July in Madrid, Spain. Forty degrees in the shadow, four friends chatting on a terrace: Iceland can be a refreshing topic. Two of them had visited the island the previous year (we were the other two). The astonishing landscapes and the possibility of sleeping under a blanket in summer had been a positive surprise for them, of course. But it was an Icelandic legend they told which caught my attention in a special way. According to the story, a Viking settler called Þrasi Þórólfsson had hidden a treasure behind one of Iceland’s waterfalls in around 900. Apparently nobody has been able to find it yet.
Our adventurous souls didn’t think twice about it, the holiday destination had been decided. We bought two plane tickets and arrived in Reykjavik a rainy day of July. First of all, we needed a vehicle to move around the island in search for the treasure: a camper van with enough place for both of us and a chest full of gold seemed to be the best option.
Our first destination was Kirkjufell in Snæfellsnes. The day was rainy and the friendly fox painted on the side of our van soon disappeared under a layer of mud. As soon as we got out of the vehicle, we were as wet as if we had already searched behind every waterfall in Iceland. No trace of the treasure there, but we spent the rest of the day travelling around the peninsula and enjoying Snæfellsjökull , where an Icelandic old woman invited us to the center of the Earth for coffee. Unfortunately, we didn’t have much time, so we kindly declined the offer and drove north.
It was in the Westfjords where we first talked with locals about the hidden chest. At that point we had given up trying to understand Icelandic, so we preferred to interrogate a couple of puffins who accidentally landed next to us after a reckless flight. They had heard that the treasure rested on the opposite side of the island, so we hid our disappointment, went back to the van and headed east.
In the north of Iceland we discovered the hotpot concept, where our second challenge aroused: to look for the longest slide in the island (which might sound like a small thing when compared to the original purpose of our trip, but the loops add difficulty). We have to admit that we didn’t dare look for the chest behind Dettifoss, the largest flow in Europe, but at least we had the chance to meet some trolls at Tröllaskagi, who introduced us into the Icelandic sagas, and even to spot some impressive whales at Húsavik.
Driving east, we stopped at Hengifoss. There was no luck either: there were visible sedimentary layers, but no hint of gold behind the waterfall. But we were optimistic, we were about to get to the southern part of the island, where waterfalls crammed, according to the maps.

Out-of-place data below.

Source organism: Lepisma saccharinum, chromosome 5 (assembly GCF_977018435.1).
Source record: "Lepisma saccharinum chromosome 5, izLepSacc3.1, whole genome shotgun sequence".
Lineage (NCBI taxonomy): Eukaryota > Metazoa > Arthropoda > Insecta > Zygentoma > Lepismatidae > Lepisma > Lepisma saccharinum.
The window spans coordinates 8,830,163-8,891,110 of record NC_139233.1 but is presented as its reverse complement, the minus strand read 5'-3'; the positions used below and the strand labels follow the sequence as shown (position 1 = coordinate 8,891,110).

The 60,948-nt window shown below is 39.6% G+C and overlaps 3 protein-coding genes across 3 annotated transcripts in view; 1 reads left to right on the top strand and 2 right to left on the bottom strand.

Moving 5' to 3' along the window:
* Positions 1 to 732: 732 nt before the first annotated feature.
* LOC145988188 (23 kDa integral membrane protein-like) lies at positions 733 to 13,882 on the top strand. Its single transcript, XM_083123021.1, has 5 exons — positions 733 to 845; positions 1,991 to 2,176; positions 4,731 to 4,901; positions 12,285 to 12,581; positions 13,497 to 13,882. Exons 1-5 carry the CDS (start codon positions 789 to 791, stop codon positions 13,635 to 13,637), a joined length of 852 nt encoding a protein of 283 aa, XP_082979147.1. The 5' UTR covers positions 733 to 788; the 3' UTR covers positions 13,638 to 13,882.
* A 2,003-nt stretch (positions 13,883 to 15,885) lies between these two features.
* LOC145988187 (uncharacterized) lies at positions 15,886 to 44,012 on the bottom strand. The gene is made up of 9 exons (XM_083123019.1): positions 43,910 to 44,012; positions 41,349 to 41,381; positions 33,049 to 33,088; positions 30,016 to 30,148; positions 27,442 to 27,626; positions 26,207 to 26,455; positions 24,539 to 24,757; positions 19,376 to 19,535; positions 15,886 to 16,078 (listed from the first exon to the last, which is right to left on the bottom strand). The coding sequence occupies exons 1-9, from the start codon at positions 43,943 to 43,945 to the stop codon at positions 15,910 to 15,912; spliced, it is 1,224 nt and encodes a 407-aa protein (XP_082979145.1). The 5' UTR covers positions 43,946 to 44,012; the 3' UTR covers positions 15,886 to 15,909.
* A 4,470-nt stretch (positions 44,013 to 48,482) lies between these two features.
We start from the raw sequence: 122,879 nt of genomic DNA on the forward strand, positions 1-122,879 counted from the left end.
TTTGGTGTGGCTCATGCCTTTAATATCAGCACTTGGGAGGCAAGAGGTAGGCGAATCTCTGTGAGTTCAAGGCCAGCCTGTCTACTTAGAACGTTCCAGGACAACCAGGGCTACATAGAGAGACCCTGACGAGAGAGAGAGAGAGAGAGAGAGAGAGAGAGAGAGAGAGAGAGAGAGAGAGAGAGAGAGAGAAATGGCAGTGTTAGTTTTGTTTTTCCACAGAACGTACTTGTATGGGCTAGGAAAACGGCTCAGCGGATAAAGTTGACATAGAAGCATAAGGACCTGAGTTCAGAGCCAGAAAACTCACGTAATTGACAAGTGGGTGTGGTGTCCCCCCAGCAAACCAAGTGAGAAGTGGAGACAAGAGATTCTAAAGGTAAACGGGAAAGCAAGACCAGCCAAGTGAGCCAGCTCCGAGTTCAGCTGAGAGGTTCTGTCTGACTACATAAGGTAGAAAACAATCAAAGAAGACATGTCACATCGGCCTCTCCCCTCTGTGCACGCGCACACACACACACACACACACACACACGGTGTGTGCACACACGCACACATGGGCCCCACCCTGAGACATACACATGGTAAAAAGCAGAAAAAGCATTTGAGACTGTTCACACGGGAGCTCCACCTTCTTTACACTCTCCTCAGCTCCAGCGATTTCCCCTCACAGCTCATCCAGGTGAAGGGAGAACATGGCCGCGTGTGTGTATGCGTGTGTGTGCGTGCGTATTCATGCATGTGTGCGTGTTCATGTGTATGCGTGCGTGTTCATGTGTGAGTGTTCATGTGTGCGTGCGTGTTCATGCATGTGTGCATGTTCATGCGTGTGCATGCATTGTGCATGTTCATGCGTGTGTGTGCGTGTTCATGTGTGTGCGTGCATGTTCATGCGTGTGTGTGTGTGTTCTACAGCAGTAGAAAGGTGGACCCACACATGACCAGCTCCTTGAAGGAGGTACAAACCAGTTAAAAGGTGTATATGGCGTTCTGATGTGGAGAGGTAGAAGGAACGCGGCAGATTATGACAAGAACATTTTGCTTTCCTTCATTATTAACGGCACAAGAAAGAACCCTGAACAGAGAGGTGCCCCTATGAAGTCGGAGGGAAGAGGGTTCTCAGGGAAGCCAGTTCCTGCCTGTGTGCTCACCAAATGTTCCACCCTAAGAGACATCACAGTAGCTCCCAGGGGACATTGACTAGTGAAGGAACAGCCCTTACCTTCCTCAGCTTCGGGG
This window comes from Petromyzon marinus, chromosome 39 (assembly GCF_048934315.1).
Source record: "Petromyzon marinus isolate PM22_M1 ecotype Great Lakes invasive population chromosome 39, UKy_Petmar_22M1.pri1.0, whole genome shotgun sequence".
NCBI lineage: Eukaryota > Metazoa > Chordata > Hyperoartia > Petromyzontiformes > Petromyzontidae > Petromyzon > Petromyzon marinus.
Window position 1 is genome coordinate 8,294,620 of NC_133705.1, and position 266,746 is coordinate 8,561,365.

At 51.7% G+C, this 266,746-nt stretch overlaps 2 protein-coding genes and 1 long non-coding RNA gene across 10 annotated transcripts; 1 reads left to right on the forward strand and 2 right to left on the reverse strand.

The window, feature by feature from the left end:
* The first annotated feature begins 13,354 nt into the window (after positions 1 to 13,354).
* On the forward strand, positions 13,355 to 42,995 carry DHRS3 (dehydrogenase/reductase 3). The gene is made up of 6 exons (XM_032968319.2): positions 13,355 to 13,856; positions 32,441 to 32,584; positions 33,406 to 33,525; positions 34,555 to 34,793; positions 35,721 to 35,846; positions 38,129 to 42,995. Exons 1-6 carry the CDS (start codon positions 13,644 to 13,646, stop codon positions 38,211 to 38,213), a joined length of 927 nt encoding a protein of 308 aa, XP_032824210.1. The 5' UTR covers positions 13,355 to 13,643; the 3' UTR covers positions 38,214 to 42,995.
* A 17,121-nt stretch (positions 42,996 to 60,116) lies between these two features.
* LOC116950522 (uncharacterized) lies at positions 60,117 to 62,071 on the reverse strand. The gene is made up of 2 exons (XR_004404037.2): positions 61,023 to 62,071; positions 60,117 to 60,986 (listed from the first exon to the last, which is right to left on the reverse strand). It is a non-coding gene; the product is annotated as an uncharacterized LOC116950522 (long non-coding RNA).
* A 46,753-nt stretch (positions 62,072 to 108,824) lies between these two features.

We did a stop in the way, though. We parked our camper van, loaded our backpacks with provisions, and hiked our way through Laugavegurinn, the most famous trekking path in Iceland. We were mesmerized by the landscapes, but there were no golden treasures or slides there. However, the river crossing was a fabulous training before getting into the waterfalls ahead.
We finally left Þórsmörk and arrived in Seljalandsfoss. We were certainly shocked when we realized that, after the hard training in the Highlands, everyone could walk behind the waterfall! Definitely, the treasure couldn’t be hidden behind this one… So we went on through road 1, a bit discouraged already, to be admitted, to Skógafoss.
We knew at once that this was the place we were looking for. The sight of two rainbows enclosing the flow of water was breathtaking. We wore our best waterproof clothes, held our breath, and walked briskly across the waterfall. There we were, behind Skógafoss, and there was the chest that Þrasi Þórólfsson had left there more than a thousand years before. The flash of gold blinded us for a few seconds when we opened it, we couldn’t say a word. Without talking, we grabbed the chest and crossed the fall of water once again. Then something went wrong. In a demonstration of strength, the flow teared the treasure chest out of our hands and carried it directly into the Atlantic ocean. We had underestimated the power of nature.
We went back to the camper van crestfallen and empty-handed. We were running out of Icelandic crowns and had just run out of treasure chests. But we soon realized that Skógafoss had made a especial gift to us: during the chest struggle, it had slipped one of the coins of the treasure in my pocket. We were no longer looking for gold, but we were still looking for the longest slide in Iceland.
Back in Reykjavik, we changed our gold coin for Icelandic Krónas in the nearest exchange bureau. We didn’t get many, but it was enough to try Laugardarslaug hotpot. We still don’t know if that blue slide is the longest in Iceland, but for us it was definitely the most especial (and we will always say it’s at least 2 kilometers long).
It was now time to leave Iceland. We were willing to tell our story to anyone who would listen to us, so we thought the guy at the rental office would be a good candidate to start with. He didn’t believe a word.
Back in Madrid, we have told this story a couple of times. There’s no treasure anymore, that’s true. But the description of the waterfalls and the camper van experience have been enough to awake the desire to visit Iceland in many.
And that is our story, I hope you will enjoy it,
Read more: The Secret life of Christie & Tessa
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